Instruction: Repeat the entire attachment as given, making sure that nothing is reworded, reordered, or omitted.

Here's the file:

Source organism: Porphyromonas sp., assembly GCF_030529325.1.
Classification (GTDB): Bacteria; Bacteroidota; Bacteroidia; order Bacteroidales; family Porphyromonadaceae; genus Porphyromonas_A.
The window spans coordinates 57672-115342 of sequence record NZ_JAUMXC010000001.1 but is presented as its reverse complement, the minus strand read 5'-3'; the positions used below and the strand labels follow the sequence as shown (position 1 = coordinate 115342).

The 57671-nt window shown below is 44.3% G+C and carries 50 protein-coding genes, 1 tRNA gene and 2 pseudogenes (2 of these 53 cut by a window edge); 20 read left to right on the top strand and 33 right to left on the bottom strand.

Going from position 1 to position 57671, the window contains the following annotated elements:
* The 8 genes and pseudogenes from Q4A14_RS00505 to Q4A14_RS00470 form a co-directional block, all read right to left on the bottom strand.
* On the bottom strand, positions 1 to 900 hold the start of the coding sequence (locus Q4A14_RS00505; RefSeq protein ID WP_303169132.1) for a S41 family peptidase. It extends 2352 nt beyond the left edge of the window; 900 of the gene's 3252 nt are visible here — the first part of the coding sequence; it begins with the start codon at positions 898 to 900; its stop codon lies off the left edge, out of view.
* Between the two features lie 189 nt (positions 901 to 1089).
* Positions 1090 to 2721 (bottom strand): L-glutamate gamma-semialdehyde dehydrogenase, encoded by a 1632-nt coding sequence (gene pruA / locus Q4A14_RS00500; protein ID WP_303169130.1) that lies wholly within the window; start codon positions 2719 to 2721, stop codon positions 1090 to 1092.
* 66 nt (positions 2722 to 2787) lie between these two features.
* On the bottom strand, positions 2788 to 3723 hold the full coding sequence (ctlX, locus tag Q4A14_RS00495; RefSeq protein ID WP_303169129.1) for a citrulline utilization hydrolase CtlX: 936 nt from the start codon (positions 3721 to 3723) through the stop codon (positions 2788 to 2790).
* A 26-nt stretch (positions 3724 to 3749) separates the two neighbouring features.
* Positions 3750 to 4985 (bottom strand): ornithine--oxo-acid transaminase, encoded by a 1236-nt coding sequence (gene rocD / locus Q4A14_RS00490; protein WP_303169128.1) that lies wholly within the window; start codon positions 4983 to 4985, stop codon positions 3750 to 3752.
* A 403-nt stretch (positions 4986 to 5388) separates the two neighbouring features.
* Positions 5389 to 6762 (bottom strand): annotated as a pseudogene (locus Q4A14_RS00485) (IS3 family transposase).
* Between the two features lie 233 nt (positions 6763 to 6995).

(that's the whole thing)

Source organism: Porphyromonas sp., assembly GCF_030529325.1.
Classification (GTDB): Bacteria; Bacteroidota; Bacteroidia; order Bacteroidales; family Porphyromonadaceae; genus Porphyromonas_A.
The window spans coordinates 57672-115342 of sequence record NZ_JAUMXC010000001.1 but is presented as its reverse complement, the minus strand read 5'-3'; the positions used below and the strand labels follow the sequence as shown (position 1 = coordinate 115342).

The 57671-nt window shown below is 44.3% G+C and carries 50 protein-coding genes, 1 tRNA gene and 2 pseudogenes (2 of these 53 cut by a window edge); 20 read left to right on the top strand and 33 right to left on the bottom strand.

Going from position 1 to position 57671, the window contains the following annotated elements:
* The 8 genes and pseudogenes from Q4A14_RS00505 to Q4A14_RS00470 form a co-directional block, all read right to left on the bottom strand.
* On the bottom strand, positions 1 to 900 hold the start of the coding sequence (locus Q4A14_RS00505; RefSeq protein ID WP_303169132.1) for a S41 family peptidase. It extends 2352 nt beyond the left edge of the window; 900 of the gene's 3252 nt are visible here — the first part of the coding sequence; it begins with the start codon at positions 898 to 900; its stop codon lies off the left edge, out of view.
* Between the two features lie 189 nt (positions 901 to 1089).
* Positions 1090 to 2721 (bottom strand): L-glutamate gamma-semialdehyde dehydrogenase, encoded by a 1632-nt coding sequence (gene pruA / locus Q4A14_RS00500; protein ID WP_303169130.1) that lies wholly within the window; start codon positions 2719 to 2721, stop codon positions 1090 to 1092.
* 66 nt (positions 2722 to 2787) lie between these two features.
* On the bottom strand, positions 2788 to 3723 hold the full coding sequence (ctlX, locus tag Q4A14_RS00495; RefSeq protein ID WP_303169129.1) for a citrulline utilization hydrolase CtlX: 936 nt from the start codon (positions 3721 to 3723) through the stop codon (positions 2788 to 2790).
* A 26-nt stretch (positions 3724 to 3749) separates the two neighbouring features.
* Positions 3750 to 4985 (bottom strand): ornithine--oxo-acid transaminase, encoded by a 1236-nt coding sequence (gene rocD / locus Q4A14_RS00490; protein WP_303169128.1) that lies wholly within the window; start codon positions 4983 to 4985, stop codon positions 3750 to 3752.
* A 403-nt stretch (positions 4986 to 5388) separates the two neighbouring features.
* Positions 5389 to 6762 (bottom strand): annotated as a pseudogene (locus Q4A14_RS00485) (IS3 family transposase).
* Between the two features lie 233 nt (positions 6763 to 6995).